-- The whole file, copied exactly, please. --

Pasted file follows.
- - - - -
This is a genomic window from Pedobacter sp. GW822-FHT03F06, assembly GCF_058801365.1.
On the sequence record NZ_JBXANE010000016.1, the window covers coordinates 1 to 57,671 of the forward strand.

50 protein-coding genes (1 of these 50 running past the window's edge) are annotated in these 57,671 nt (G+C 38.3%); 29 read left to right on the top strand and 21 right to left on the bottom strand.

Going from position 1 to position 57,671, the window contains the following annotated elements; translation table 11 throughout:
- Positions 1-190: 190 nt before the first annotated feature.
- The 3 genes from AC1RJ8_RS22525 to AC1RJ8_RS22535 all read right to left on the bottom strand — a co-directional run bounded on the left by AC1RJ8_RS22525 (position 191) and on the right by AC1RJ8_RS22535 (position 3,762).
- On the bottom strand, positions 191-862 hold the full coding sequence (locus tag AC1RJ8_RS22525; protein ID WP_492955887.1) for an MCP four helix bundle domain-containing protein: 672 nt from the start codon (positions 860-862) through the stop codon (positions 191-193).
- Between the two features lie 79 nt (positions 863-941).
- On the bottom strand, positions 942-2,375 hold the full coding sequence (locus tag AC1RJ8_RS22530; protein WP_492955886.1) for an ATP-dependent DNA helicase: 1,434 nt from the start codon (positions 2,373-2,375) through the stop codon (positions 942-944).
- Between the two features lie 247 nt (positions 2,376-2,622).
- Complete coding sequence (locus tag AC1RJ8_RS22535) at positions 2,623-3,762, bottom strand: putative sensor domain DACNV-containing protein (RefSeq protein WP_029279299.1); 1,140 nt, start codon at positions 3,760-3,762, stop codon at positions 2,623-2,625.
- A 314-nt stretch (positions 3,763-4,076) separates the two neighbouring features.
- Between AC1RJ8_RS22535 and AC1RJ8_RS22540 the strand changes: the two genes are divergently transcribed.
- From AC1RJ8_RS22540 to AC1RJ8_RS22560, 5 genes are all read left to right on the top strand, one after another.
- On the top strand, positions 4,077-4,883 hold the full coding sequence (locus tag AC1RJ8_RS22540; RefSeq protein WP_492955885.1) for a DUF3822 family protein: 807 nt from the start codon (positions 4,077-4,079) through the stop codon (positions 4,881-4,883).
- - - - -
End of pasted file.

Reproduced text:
This is a genomic window from Pedobacter sp. GW822-FHT03F06, assembly GCF_058801365.1.
On the sequence record NZ_JBXANE010000016.1, the window covers coordinates 1 to 57,671 of the forward strand.

50 protein-coding genes (1 of these 50 running past the window's edge) are annotated in these 57,671 nt (G+C 38.3%); 29 read left to right on the top strand and 21 right to left on the bottom strand.

Going from position 1 to position 57,671, the window contains the following annotated elements; translation table 11 throughout:
- Positions 1-190: 190 nt before the first annotated feature.
- The 3 genes from AC1RJ8_RS22525 to AC1RJ8_RS22535 all read right to left on the bottom strand — a co-directional run bounded on the left by AC1RJ8_RS22525 (position 191) and on the right by AC1RJ8_RS22535 (position 3,762).
- On the bottom strand, positions 191-862 hold the full coding sequence (locus tag AC1RJ8_RS22525; protein ID WP_492955887.1) for an MCP four helix bundle domain-containing protein: 672 nt from the start codon (positions 860-862) through the stop codon (positions 191-193).
- Between the two features lie 79 nt (positions 863-941).
- On the bottom strand, positions 942-2,375 hold the full coding sequence (locus tag AC1RJ8_RS22530; protein WP_492955886.1) for an ATP-dependent DNA helicase: 1,434 nt from the start codon (positions 2,373-2,375) through the stop codon (positions 942-944).
- Between the two features lie 247 nt (positions 2,376-2,622).
- Complete coding sequence (locus tag AC1RJ8_RS22535) at positions 2,623-3,762, bottom strand: putative sensor domain DACNV-containing protein (RefSeq protein WP_029279299.1); 1,140 nt, start codon at positions 3,760-3,762, stop codon at positions 2,623-2,625.
- A 314-nt stretch (positions 3,763-4,076) separates the two neighbouring features.
- Between AC1RJ8_RS22535 and AC1RJ8_RS22540 the strand changes: the two genes are divergently transcribed.
- From AC1RJ8_RS22540 to AC1RJ8_RS22560, 5 genes are all read left to right on the top strand, one after another.
- On the top strand, positions 4,077-4,883 hold the full coding sequence (locus tag AC1RJ8_RS22540; RefSeq protein WP_492955885.1) for a DUF3822 family protein: 807 nt from the start codon (positions 4,077-4,079) through the stop codon (positions 4,881-4,883).